Starting a Blog - Part 1: Hugo

This is the first of several posts that will discuss how to set up a new blog using Hugo and Netlify. I will discuss the steps taken to create this blog and publish it to a custom domain.

I decided to start a blog with the two goals to:

  1. learn new things about programming and Go in particular; and
  2. pass along what I’ve learned to others starting to use Go.

While I could have used a blogging service or well established tools like Wordpress, I decided to self host my blog using Hugo and Netlify. This first series of posts will detail my setup to bring my blog to life from scratch.

What is Hugo?

Hugo is a static website generator written in Go. It provides a means for creating a website built wholely from pregenerated files. In other words, there is no need for a database or other resources to serve your website, just a standard web server. By focusing on static content, Hugo makes deploying and maintaining a small website like a blog quite easy. It also reduces the server-side requirements to host, allowing for cheap (or even free) hosting of Hugo sites by companies like Netlify.

Installing Hugo

I run Ubuntu Linux at home and it is quite easy to install Hugo via the standard apt get packaging tools:

sudo apt-get install hugo

However, for Ubuntu 18.04 LTS (‘Bionic Beaver’), the version of Hugo installed from the standard Ubuntu package repository is 0.40.1 which is somewhat old (released in April of 2018). To get a more up to date version we can directly download a .deb package from Hugo’s github releases page and install manually. (I’ve chose v0.55.6 as it is pretty recent without being cutting edge):

jbowen@maranello:~$ wget
2019-08-23 10:39:28 (437 KB/s) - ‘hugo_0.55.6_Linux-64bit.deb’ saved [8454508/8454508]

Before installing do a double check of the file by computing the SHA256 checksum of the downloaded .deb file and comparing to the value in

jbowen@maranello:~$ sha256sum hugo_0.55.6_Linux-64bit.deb
afab8eaf12a9d72a072288f4ec5012cd889374cd56a855639b6ee1ba1686d174  hugo_0.55.6_Linux-64bit.deb

This matches the recorded checksum so we can go ahead and install using dpkg:

jbowen@maranello:~$ sudo dpkg -i hugo_0.55.6_Linux-64bit.deb
Selecting previously unselected package hugo.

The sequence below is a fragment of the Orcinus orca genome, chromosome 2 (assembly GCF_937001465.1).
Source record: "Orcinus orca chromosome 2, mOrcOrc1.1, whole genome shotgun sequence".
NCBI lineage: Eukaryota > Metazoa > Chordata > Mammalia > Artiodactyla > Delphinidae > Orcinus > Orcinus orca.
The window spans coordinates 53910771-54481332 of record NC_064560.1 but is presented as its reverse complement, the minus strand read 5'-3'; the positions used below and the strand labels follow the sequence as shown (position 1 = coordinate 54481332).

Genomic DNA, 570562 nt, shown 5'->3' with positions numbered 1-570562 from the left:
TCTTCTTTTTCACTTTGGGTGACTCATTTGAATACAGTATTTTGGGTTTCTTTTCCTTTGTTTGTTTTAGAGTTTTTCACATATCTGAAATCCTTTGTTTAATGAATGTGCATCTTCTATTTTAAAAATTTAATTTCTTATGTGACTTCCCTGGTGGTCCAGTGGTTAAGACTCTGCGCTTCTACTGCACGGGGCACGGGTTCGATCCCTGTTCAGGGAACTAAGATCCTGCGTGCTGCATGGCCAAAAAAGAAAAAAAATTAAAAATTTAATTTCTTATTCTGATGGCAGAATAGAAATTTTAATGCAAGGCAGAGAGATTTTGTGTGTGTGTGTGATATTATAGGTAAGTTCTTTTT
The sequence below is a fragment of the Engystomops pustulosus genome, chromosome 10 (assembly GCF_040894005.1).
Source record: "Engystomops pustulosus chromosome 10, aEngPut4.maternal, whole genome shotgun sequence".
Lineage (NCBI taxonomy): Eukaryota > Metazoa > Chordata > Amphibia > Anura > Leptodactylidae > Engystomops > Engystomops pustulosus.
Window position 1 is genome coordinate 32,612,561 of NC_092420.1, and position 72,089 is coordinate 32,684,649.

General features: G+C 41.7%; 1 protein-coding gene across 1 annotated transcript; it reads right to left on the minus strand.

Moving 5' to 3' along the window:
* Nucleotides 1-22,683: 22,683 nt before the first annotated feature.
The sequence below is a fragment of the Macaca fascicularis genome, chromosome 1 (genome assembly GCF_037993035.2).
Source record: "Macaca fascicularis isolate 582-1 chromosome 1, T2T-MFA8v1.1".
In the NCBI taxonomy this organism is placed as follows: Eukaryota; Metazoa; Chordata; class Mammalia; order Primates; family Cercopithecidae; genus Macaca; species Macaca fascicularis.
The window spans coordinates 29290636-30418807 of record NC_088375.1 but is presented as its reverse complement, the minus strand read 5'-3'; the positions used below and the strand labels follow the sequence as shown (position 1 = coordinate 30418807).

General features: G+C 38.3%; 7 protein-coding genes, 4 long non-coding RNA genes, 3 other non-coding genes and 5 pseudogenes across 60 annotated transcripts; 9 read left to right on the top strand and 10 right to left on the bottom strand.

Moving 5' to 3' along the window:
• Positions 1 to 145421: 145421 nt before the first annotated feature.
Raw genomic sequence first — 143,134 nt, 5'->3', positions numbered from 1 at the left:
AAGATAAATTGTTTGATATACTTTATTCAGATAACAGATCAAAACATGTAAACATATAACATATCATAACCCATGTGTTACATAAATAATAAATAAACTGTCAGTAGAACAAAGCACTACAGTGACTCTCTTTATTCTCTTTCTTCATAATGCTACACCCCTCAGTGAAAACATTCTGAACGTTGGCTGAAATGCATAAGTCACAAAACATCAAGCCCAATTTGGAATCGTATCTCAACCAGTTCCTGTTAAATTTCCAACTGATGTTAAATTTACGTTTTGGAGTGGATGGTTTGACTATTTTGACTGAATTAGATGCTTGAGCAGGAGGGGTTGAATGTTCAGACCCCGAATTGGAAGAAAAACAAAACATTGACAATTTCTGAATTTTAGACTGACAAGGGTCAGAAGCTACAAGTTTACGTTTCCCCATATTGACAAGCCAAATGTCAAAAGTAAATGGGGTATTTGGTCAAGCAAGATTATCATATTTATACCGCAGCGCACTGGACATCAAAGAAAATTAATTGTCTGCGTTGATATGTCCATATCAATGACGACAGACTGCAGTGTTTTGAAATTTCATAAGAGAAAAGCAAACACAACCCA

(Reading database ... 223205 files and directories currently installed.)
Preparing to unpack hugo_0.55.6_Linux-64bit.deb ...
Unpacking hugo (0.55.6) ...
Setting up hugo (0.55.6) ...

Creating Blog Skeleton

Once installed, you can use the hugo command line tool to create the skeleton for a new site, via the command:

jbowen@maranello:~/blog$ hugo new site
Congratulations! Your new Hugo site is created in /home/jbowen/blog/

Just a few more steps and you're ready to go:

1. Download a theme into the same-named folder.
   Choose a theme from, or
   create your own with the "hugo new theme <THEMENAME>" command.
2. Perhaps you want to add some content. You can add single files
   with "hugo new <SECTIONNAME>/<FILENAME>.<FORMAT>".
3. Start the built-in live server via "hugo server".

Visit for quickstart guide and full documentation.

Now the directory, blog/, will contain all our necessary content (ie. blog posts, about page, etc) as well as necessary theme and formatting information required for our blog.

Create a Git Repo

In order to track our changes (as well as to interface with the Netlify deploy tooling), we will initialize a new git repository for this directory and then make a commit of the basic skeleton as an initial baseline:

jbowen@maranello:~/blog$ git init
Initialized empty Git repository in /home/jbowen/blog/
jbowen@maranello:~/blog$ cd
jbowen@maranello:~/blog/$ git add .
jbowen@maranello:~/blog/$ git commit -m "Initial commit - basic Hugo skeleton"
[master (root-commit) 50d7b92] Initial commit - basic Hugo skeleton
 2 files changed, 9 insertions(+)
 create mode 100644 archetypes/
 create mode 100644 config.toml

You can note that while hugo create a few directories, git only committed two files. This is because git only handles files and does not track empty directories.

Installing a Theme

Before we can generate a website, we need to chose a theme. There are many Hugo themes available online (see for a showcase of many popular themes). I chose to go with a more simple theme, Hyde, as I found it included much of what I was hoping for and I would only need to make minor adjustments to use it for my blog.